Check out my video on Character Profile Sheets on YouTube or listen to its podcast on iTunes.

When it comes to Character Profile Sheets there are three things that you need to remember:

  1. If you are a punster then start with a basic Character Profile Sheet to begin with and add details as you go further because starting with a detailed Character Profile Sheet can be very overwhelming. But if you are a plotter then you can straight away start with a detailed Character Profile Sheet.
  2. No matter how long or short your character profile sheet is or how detailed or summarised it is always make room for character’s background in it because character background is very, very, very important an you need to be consistent with it throughout your story. Take it from someone who has written a book with a lot of characters, always make a room for character background in your Character Profile Sheet.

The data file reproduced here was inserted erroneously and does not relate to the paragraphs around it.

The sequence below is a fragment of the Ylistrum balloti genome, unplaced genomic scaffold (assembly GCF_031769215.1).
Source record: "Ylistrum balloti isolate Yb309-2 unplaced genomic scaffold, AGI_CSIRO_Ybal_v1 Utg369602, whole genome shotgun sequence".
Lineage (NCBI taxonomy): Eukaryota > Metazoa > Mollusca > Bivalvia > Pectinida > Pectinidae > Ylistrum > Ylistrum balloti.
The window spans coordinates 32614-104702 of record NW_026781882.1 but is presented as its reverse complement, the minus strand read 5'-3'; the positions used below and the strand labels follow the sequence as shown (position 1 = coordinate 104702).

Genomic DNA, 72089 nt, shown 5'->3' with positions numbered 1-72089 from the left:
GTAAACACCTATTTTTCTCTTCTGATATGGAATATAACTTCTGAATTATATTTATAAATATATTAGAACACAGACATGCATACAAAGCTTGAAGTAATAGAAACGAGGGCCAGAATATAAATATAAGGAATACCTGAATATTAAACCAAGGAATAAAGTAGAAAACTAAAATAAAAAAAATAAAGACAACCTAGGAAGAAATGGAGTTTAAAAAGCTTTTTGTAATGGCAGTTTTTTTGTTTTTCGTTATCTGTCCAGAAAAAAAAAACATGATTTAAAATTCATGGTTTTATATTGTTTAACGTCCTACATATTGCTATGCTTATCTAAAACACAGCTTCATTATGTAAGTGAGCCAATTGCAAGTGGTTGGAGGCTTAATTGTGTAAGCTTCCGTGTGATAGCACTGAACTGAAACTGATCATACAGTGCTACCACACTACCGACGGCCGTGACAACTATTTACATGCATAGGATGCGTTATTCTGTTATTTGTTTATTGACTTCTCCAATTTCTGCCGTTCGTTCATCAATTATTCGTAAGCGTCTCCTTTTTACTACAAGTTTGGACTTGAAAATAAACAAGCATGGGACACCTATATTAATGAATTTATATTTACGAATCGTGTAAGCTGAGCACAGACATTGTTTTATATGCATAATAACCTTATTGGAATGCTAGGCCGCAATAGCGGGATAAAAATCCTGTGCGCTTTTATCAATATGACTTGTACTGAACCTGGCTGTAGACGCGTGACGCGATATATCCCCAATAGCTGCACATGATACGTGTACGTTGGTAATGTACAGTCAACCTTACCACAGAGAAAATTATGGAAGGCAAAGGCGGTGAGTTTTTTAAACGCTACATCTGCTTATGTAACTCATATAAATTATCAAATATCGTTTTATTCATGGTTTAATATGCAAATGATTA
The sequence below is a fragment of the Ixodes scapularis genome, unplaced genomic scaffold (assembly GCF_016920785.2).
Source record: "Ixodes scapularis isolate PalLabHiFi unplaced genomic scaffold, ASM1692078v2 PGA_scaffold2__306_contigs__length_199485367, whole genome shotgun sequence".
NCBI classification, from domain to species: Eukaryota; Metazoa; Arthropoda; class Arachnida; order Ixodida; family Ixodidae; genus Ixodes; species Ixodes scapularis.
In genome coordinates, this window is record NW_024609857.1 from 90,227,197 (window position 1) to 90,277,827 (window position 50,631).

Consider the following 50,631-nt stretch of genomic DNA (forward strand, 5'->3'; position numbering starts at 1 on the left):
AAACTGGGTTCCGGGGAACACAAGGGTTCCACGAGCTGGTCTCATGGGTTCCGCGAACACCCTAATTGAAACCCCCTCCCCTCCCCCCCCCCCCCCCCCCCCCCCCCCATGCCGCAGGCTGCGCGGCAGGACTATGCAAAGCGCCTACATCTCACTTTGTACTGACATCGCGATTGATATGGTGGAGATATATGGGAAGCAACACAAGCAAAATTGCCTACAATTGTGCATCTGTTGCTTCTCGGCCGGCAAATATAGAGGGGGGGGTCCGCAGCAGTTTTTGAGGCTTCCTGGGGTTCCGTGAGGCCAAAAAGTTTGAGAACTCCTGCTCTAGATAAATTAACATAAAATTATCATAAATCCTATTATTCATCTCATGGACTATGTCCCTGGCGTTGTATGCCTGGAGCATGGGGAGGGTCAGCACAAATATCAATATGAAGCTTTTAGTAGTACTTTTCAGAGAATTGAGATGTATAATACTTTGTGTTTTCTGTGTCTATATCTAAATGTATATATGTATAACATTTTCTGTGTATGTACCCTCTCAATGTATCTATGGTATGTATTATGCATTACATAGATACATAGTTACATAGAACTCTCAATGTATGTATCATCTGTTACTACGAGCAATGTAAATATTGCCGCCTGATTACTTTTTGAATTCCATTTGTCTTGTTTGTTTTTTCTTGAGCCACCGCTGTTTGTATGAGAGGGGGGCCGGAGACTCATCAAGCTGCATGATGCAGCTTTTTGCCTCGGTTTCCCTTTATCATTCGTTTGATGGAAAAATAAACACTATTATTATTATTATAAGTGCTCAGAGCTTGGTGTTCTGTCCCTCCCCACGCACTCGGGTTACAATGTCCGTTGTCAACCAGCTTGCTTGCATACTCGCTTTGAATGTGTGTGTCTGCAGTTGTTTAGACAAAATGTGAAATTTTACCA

3. Your Character Profile Sheet will evolve as you make progress with your manuscript so always keep on revising your Character Profile Sheet along with each and every single draft of your story. Otherwise, there’ll be either no point of maintaining a Character Profile Sheet or it’ll get too confusing for you and ruin your manuscript.

So that’s Character Profile Sheets for you. If you want a ready reference with links to some really good Character Profile Sheets then read this article – Character Profile Sheets (the links are the end of the article.)

If you have any questions or doubts or want to discuss Character Profile Sheets with me then leave a comment below and I’ll get back to you ASAP.

Here are some more writing-related articles:

Thanks a lot for reading!

My Writing Projects

Okay so finally I have ventured into the world of Vlogging! And it is as exciting as it is scary, but I am determined.

Do check out my IGTV channel and the video on my Youtube. I hope you guys will like them 🙂